Ironweed by William Kennedy
The book Ironweed is a very complex and, quite frankly, depressing book. It is about a man named Francis Phelan. He was once a major league baseball player, but now is a street bum. He has been without a home for 22 years now. There are many issues that lead to Francis being in his miserable condition. He had a wife, Helen, and three children; Gerald, Billy, and Peggy. Only Gerald and Billy are influential in the story. The book is about Francis dealing with his troubled past and trying to move on. There are many layers to this novel, including the themes, point of view, and setting. The themes in this novel really deserve to be analyzed more than what is first thought. The three major themes in the book are the father and son relationship, the concept of home, and survival. All three themes seem minor when you read the novel, but then you analyze Ironweed these themes really stick out.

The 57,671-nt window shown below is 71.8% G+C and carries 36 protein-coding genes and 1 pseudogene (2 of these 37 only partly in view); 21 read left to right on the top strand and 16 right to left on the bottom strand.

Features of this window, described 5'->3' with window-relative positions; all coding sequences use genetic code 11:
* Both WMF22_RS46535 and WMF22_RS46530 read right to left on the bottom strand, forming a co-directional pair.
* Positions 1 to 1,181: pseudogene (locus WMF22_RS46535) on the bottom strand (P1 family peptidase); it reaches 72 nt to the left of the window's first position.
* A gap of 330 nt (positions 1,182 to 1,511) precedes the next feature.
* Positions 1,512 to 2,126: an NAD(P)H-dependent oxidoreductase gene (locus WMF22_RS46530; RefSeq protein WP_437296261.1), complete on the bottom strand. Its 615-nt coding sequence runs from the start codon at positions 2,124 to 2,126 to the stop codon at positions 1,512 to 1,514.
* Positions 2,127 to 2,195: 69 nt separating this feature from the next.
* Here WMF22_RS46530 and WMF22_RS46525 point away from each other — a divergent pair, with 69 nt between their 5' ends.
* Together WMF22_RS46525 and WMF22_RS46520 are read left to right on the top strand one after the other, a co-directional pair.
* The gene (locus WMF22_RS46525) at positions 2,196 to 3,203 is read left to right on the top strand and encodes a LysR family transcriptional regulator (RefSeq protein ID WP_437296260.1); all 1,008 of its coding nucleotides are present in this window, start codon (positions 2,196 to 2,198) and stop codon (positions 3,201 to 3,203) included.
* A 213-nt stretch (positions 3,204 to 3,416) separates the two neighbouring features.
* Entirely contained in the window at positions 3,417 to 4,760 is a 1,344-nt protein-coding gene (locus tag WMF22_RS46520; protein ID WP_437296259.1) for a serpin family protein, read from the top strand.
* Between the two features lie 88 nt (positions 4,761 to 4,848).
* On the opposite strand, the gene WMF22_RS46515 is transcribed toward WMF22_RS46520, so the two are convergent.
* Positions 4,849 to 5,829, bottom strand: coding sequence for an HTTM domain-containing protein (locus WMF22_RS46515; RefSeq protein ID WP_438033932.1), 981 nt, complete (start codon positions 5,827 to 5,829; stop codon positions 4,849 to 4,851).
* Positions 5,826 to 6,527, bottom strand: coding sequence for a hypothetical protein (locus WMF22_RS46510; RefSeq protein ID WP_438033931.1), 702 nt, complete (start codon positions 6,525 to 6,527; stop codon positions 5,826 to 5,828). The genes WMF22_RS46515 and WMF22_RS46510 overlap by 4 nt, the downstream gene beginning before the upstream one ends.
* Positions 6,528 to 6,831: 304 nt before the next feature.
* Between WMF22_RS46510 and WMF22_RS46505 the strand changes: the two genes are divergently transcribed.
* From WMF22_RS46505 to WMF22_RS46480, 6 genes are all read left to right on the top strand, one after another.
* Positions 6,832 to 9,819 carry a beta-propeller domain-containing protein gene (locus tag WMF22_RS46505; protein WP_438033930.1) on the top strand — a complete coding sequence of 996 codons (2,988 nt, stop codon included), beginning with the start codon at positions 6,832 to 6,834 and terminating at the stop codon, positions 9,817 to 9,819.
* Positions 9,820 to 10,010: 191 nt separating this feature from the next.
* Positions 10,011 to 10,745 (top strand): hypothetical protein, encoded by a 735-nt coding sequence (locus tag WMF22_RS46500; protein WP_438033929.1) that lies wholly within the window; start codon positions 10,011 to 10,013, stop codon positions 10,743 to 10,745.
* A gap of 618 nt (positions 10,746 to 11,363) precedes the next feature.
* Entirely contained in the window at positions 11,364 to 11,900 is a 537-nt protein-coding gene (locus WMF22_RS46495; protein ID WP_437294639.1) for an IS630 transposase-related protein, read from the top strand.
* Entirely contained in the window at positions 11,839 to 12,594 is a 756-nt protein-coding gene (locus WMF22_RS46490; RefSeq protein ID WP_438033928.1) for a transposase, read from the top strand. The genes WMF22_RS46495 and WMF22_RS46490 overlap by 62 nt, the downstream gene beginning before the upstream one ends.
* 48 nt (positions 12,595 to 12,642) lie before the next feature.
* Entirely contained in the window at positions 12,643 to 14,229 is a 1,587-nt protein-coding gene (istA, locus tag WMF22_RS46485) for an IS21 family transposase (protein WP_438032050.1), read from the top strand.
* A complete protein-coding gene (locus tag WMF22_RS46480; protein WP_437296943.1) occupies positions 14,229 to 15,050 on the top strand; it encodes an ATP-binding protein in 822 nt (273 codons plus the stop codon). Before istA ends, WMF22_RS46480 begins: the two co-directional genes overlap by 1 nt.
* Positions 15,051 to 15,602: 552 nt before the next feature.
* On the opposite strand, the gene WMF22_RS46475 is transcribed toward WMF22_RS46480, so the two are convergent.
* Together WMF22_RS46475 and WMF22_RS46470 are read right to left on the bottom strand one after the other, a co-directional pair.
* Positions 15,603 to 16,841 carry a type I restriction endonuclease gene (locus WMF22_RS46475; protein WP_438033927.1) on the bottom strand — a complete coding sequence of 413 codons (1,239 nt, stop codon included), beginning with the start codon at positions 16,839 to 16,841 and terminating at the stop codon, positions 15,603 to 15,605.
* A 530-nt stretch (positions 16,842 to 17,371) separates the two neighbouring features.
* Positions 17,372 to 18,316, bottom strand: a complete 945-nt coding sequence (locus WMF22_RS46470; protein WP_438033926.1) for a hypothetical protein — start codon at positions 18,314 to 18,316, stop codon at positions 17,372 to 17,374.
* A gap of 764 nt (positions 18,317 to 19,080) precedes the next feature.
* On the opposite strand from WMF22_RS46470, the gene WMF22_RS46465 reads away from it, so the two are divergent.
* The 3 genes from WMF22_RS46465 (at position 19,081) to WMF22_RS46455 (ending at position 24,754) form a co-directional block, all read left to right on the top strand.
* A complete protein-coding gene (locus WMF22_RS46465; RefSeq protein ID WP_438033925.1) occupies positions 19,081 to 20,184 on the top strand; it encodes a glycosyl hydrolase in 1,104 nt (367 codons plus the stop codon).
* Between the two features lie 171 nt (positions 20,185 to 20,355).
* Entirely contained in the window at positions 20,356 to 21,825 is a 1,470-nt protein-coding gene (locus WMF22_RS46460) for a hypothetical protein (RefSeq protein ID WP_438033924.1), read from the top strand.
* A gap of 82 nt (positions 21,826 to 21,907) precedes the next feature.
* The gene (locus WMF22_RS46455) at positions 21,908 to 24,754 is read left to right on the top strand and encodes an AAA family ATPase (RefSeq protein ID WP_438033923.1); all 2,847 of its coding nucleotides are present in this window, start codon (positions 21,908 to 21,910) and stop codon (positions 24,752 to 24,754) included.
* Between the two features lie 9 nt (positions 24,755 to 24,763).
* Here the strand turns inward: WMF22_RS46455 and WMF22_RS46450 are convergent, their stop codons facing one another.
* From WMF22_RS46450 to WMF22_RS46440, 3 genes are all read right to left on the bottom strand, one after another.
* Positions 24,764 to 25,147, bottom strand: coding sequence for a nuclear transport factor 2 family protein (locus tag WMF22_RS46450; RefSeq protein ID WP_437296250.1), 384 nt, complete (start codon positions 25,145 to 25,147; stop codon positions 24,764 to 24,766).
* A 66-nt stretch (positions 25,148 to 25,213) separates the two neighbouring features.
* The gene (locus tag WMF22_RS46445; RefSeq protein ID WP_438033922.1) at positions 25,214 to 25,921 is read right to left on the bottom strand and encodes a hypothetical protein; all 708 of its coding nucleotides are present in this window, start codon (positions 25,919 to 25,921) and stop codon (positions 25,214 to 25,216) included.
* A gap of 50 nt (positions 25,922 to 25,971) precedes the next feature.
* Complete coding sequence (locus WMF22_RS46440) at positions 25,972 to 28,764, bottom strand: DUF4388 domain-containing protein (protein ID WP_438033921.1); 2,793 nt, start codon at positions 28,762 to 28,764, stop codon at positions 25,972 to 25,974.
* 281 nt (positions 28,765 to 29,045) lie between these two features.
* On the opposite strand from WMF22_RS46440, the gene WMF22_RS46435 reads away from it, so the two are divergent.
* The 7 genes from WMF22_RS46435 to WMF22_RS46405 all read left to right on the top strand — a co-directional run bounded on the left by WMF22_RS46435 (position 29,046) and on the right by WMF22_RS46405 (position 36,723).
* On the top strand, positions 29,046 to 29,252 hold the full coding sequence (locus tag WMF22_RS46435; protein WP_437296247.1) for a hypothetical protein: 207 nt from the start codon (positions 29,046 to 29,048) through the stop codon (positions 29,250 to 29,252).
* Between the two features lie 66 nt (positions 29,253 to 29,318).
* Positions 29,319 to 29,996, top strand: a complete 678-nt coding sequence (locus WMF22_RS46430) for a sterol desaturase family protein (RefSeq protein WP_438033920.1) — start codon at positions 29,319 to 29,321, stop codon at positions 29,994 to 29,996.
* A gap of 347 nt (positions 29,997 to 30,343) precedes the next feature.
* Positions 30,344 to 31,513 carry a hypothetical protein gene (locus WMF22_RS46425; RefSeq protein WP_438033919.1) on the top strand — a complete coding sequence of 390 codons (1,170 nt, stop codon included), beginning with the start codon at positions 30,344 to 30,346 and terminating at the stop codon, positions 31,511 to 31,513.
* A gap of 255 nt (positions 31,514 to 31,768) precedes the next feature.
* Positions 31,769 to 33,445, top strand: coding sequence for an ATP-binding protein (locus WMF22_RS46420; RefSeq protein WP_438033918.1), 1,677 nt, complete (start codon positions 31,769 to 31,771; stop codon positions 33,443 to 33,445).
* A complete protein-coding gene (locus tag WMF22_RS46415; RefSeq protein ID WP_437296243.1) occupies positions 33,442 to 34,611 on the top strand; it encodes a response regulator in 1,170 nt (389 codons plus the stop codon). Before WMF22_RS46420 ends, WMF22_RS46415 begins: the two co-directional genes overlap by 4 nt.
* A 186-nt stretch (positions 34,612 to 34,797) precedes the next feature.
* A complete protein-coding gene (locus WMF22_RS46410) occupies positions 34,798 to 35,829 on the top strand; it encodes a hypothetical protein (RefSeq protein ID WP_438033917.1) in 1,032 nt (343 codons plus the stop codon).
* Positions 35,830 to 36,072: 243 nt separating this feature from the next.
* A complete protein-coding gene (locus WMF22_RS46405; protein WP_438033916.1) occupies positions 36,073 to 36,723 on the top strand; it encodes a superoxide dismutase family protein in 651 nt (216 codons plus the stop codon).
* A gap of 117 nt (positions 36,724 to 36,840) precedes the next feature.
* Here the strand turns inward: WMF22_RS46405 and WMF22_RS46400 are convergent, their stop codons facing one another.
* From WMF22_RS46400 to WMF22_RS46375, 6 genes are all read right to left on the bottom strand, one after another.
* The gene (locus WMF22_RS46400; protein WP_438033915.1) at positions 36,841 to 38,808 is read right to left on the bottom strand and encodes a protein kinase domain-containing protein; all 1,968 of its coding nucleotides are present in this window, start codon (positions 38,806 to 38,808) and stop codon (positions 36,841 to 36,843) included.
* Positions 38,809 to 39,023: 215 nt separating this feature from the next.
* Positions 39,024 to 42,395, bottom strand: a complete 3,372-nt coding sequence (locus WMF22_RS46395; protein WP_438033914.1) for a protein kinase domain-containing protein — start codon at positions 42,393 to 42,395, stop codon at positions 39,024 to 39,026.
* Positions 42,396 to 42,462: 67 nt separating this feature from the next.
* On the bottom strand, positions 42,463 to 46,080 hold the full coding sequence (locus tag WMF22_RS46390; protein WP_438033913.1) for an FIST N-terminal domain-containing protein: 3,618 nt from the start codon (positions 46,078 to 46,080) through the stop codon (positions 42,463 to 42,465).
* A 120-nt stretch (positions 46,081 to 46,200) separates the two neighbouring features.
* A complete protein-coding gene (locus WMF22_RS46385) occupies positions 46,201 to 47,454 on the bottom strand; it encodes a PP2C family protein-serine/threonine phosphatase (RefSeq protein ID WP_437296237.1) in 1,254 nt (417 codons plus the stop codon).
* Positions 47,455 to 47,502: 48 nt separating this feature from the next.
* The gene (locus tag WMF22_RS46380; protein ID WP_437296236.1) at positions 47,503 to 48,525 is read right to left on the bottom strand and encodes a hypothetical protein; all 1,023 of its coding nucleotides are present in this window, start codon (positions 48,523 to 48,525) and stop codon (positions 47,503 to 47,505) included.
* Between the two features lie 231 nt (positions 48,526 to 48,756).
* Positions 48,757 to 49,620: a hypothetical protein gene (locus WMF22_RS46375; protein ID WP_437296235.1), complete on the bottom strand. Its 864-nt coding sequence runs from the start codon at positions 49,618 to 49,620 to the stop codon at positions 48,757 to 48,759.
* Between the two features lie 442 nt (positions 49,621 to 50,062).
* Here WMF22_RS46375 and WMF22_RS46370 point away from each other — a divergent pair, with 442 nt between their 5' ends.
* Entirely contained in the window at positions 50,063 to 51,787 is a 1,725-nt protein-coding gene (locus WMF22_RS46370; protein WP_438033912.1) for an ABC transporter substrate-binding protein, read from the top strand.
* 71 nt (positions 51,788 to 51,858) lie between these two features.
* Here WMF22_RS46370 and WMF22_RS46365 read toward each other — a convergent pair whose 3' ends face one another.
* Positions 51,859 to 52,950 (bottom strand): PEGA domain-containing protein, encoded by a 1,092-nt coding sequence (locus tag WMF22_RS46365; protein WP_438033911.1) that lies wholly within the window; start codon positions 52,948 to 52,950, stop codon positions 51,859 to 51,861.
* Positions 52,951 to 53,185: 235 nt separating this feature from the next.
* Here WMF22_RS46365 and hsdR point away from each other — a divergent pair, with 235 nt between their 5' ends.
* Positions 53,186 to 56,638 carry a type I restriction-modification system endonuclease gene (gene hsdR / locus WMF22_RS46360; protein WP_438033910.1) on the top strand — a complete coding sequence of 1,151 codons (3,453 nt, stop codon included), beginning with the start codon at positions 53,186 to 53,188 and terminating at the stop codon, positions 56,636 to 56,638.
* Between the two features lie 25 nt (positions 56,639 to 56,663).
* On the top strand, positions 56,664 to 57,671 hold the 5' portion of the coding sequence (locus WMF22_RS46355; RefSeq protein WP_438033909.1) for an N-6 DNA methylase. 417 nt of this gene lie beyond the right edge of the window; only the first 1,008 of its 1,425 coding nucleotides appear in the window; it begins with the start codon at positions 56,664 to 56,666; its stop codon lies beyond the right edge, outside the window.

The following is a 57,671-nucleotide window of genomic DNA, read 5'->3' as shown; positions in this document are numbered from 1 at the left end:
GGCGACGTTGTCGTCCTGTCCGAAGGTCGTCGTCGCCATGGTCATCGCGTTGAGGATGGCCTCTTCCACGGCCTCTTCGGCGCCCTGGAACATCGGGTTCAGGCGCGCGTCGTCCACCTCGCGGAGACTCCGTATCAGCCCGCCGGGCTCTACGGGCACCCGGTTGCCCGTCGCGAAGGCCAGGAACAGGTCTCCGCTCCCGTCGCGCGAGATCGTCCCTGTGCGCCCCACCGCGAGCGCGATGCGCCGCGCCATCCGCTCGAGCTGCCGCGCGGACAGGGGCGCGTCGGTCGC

There are many themes in Ironweed. For many, the realization of one theme leads to another one. There are many themes, but one of the most crucial is the father-son relationship. Francis killed his first newborn child, Gerald. He was holding him and Gerald slipped out of his diaper. He was killed instantly. Francis never told a soul of this event, because he could never get over it. He has not yet forgiven himself. This greatly affects his life. Also, his other son, Billy, doesn’t talk to Francis. They had a fall out and now are no longer close. In this novel, Francis realizes he must talk with his son and meets up with him, trying to reconcile his lost relationships. Francis changes drastically in this book, because he realizes he has thrown relationships away with his drinking and anger. He tries to fix them, because he realizes the importance of the father-son relationship. Another point about this theme is that Francis absolutely loved and admired his dad. He was his role model. Francis’s mother was cold, and never gave Francis the love his...
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